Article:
Home / HFWorks / Applications / Simulation of a combline filter

Simulation of a combline filter Application

Description

Combline filters are a variety of filters that use wavelength capacitively-loaded rods as resonators offering a low loss, rugged and compact design. The rod is usually mounted between flat ground planes. This example deals with a combline filter operating in the frequency range around 880 MHZ. The filter could be used for GSM applications [1]. The simulation was relaized using HFWorks and results show great agreement with measurements.

the structure's 3D view in SolidWorks

Figure 1 - the structure's 3D view in SolidWorks

The mesh of the structure is finer in the areas of the ports. We can resort to the default mesh of HFWorks which recognizes the dimensions of the structures and applies a pretty convenient mesh. Nevertheless the  user has total control on the mesh global size and is able to define mesh controls for areas that he assumes more relevant to the structure.

Mesh of the structure

Figure 2 - Mesh of the structure

Simulation

The first step in every HFWorks simulation is to create a study. In this example, we are interseted in the Scattering Parameters of the structure. The predicted results show that the filter must show good return loss at 880 MHz with a 7 MHz bandwidth. In such cases, it is more conveneient to use the fast sweep frequency plan centered at a frequency near 880 MHz. We can go for a any number of frequencies: The biiger the number is, the smoother the curves will be. We recall that a discrete frequency plan is always advantageous when it comes to accuracy but is certainly more time consuming.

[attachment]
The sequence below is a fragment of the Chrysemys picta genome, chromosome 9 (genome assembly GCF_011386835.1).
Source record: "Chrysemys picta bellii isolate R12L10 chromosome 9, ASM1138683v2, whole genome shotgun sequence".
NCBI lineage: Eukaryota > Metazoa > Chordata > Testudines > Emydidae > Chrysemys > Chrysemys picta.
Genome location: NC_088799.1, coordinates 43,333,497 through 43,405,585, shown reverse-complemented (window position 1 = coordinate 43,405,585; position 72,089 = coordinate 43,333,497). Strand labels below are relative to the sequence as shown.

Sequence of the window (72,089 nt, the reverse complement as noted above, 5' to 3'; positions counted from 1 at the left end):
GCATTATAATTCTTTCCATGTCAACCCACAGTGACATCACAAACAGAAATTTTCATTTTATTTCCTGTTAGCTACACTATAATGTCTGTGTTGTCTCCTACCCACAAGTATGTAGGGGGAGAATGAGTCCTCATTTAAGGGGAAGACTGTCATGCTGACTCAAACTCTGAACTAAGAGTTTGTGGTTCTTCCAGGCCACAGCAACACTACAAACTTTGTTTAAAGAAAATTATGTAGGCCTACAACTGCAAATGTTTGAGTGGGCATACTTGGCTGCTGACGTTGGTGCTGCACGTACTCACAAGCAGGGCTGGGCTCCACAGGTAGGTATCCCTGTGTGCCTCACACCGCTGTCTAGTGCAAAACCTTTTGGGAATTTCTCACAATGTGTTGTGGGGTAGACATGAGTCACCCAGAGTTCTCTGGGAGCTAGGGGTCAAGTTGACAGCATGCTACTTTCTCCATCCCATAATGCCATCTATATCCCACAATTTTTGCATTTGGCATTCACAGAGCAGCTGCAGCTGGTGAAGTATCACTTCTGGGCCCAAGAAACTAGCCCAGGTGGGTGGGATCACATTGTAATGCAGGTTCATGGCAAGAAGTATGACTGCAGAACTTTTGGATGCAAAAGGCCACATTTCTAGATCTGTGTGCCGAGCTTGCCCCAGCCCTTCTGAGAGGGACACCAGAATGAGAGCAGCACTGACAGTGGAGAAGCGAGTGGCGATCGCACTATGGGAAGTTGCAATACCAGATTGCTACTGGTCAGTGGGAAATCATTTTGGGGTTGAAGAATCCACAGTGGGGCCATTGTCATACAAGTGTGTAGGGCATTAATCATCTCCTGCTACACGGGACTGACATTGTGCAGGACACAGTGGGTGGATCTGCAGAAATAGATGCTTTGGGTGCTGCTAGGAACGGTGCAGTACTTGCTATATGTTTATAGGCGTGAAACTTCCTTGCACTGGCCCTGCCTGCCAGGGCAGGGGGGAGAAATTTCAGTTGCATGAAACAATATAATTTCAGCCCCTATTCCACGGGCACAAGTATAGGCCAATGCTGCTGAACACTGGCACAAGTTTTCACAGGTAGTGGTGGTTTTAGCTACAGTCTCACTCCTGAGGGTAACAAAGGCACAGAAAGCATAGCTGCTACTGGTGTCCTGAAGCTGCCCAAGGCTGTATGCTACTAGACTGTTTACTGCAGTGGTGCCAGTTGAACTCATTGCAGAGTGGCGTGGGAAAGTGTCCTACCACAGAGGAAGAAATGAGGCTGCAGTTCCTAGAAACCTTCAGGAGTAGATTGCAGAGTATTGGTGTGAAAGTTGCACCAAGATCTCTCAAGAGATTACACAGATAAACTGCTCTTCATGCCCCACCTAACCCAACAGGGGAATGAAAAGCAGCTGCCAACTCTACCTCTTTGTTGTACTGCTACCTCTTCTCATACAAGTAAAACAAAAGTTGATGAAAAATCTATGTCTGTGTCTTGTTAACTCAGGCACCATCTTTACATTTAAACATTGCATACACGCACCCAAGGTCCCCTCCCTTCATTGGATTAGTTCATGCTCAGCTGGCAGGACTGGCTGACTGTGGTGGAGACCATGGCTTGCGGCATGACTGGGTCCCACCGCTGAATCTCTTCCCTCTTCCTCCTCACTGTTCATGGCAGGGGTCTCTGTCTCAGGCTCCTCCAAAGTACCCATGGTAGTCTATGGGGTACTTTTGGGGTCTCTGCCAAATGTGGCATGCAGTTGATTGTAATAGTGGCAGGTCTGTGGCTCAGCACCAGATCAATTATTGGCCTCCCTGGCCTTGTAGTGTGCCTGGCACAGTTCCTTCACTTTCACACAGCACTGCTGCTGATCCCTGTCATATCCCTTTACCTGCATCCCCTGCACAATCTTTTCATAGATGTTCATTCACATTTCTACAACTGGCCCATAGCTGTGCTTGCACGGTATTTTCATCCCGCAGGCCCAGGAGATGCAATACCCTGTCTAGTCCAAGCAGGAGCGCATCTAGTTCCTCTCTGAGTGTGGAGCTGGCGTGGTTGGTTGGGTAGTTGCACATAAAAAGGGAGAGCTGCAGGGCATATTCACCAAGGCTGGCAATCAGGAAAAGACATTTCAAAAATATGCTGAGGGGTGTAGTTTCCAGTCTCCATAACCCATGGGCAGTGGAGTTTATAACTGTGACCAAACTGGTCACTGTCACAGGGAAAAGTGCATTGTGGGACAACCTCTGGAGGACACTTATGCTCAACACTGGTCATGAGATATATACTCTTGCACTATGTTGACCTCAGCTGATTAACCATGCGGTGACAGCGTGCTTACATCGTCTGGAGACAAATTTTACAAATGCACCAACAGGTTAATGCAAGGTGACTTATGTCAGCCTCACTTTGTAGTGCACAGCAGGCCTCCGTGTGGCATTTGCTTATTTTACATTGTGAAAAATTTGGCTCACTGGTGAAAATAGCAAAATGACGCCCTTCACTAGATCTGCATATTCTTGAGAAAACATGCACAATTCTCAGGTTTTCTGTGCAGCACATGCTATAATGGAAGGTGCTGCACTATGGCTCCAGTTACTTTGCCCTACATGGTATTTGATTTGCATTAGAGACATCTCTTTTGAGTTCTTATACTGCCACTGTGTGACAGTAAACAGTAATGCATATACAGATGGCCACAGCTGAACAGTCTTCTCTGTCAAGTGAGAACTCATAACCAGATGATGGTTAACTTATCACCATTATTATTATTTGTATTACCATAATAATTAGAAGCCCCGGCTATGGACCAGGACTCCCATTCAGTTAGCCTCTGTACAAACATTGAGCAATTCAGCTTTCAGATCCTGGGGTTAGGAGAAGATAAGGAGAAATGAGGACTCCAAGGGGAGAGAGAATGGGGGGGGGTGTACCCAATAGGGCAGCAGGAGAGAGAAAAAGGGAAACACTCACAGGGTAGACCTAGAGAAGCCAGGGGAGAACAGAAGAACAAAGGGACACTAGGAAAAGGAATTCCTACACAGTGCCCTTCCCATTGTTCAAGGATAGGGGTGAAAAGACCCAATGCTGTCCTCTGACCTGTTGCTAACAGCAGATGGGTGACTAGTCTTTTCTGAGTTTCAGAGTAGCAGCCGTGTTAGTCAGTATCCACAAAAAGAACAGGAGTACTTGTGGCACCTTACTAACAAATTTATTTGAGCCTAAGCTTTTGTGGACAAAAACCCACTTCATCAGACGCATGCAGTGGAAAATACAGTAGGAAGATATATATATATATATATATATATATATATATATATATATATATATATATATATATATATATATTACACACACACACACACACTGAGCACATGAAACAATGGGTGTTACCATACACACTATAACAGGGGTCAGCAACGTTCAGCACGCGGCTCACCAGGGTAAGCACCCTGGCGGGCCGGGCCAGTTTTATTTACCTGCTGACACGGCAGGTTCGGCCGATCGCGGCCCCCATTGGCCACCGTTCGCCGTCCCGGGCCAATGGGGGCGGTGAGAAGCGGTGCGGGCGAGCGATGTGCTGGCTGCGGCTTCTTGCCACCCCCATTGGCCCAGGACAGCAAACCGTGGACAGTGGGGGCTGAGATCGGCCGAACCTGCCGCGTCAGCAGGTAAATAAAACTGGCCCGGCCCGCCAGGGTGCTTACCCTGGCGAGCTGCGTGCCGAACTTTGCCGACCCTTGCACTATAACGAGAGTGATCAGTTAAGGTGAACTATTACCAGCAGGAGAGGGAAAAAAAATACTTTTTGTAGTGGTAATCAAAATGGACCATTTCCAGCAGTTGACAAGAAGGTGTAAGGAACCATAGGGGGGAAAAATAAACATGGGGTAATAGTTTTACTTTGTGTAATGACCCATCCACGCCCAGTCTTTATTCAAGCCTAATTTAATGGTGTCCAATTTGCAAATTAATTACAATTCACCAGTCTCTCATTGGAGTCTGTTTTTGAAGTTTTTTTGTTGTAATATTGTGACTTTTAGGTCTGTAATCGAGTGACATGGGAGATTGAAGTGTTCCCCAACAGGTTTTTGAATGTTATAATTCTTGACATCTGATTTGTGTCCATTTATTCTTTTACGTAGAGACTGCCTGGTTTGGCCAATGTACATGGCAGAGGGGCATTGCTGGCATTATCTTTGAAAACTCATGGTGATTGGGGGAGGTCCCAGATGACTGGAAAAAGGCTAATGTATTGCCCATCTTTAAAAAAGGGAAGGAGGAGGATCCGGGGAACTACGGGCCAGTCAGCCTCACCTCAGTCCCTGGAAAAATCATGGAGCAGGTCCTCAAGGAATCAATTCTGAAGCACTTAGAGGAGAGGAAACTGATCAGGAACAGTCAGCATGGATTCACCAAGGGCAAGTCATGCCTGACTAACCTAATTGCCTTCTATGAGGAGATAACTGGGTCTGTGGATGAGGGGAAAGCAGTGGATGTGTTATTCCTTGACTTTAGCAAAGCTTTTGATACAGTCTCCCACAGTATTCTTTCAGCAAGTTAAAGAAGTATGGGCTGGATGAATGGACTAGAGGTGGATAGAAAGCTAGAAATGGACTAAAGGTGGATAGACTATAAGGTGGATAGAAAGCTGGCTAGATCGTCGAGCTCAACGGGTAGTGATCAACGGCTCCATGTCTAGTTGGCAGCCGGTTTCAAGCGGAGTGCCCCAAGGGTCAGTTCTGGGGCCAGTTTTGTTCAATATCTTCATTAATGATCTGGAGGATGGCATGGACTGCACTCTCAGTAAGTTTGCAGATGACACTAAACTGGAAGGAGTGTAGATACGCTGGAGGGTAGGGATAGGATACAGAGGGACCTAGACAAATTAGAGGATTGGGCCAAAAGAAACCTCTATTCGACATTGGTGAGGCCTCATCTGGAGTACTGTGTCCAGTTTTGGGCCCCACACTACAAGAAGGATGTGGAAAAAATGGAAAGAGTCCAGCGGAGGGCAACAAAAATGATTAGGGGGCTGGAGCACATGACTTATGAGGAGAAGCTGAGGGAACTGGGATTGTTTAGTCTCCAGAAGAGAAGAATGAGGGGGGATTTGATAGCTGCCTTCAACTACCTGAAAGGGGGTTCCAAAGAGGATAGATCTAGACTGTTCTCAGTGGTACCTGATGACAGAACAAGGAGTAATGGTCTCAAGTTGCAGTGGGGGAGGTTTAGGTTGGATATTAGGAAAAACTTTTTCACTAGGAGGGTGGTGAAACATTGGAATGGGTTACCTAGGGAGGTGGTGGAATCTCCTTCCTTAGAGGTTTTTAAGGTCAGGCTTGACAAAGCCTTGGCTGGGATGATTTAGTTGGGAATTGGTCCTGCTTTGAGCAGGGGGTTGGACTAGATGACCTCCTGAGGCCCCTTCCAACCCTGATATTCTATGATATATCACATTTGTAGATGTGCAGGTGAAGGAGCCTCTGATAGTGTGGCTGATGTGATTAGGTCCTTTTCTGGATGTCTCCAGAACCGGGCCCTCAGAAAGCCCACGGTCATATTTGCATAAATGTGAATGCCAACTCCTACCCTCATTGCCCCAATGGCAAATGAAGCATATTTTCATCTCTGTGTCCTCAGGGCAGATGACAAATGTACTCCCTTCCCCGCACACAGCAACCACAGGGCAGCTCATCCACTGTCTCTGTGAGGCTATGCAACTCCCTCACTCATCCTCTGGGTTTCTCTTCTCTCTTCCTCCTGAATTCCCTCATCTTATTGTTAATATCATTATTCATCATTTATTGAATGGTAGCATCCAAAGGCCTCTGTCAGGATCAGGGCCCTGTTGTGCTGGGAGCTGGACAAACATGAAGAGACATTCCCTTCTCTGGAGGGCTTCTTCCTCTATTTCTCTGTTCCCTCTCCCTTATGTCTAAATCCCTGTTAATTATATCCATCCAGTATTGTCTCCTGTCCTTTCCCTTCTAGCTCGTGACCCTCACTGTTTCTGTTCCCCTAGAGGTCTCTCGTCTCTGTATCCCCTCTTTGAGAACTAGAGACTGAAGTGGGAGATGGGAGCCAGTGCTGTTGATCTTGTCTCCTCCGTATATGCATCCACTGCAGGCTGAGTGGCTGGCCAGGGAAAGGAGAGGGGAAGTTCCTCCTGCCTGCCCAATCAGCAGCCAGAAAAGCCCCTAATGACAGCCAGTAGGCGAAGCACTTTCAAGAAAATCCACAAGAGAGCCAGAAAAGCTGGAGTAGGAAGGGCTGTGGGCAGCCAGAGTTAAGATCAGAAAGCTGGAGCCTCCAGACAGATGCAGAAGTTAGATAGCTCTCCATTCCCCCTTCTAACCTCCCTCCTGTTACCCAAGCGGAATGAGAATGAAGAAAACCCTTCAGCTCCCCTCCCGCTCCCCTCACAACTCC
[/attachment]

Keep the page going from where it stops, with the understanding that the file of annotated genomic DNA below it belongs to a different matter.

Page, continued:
The simulated study provides multiple choices and options to plot. They also offer the exploitation of electrical parameters calculated in Scattering parameters simulations (insertion, return losses...etc).          

Load/ Restraint

We assign trivially the two ports. A port is always assigned to a surface between separating the ground and signal conductors, basically the dielectric. The rod is treated like a PEC as well as the filter's cylinder. The surfaces of the air box are assigned a PEC boundary condition.

Results

After the model is meshed and analyzed, we can take a look at the electric field distribution. We can animate the field in both its fringe and vectors format. We can mak e section clipping view in order to see the distrbution in the inner parts.

Insertion (Bottom) and return (Top) losses

Insertion (Bottom) and return (Top) losses

Figure 3 - Insertion (Bottom) and return (Top) losses

 

For SP viewing, we use the Electical Parmeters results folder. We choose either a 2D or Smith Chart plot. We can explore the curve using a marker. We can plot other predefined curves like a circle (VSWR = constant) on the Smith Chart. The following figure shows the return loss and insertion loss of the filter.

 

S11 plot on a Smith Chart (880 MHz)

Figure 4 - S11 plot on a Smith Chart (880 MHz)

 

Conclusion

In this example, we were able to discover how to arrange an Scattering paramter study in pre and post simulation steps in HFWorks. The Scattering parameters is usually used whenever we deal with a filter analysis. The model being simulated shows good agreement with measurements. It also outputs different electrical parameters in 3D plots. The dimensions and materials used in the model have been optimized for the intended band of frequency. Further investigation of their roles can be tested by modifying the model or material assignments. For users who are familiar with Solidworks multi-configuration feature, HFWorks studies can be coupled with different scenarios.

 
References

[1] SPower-Handling Capability for RF Filters Ming Yu IEEE microwave magazine October 2007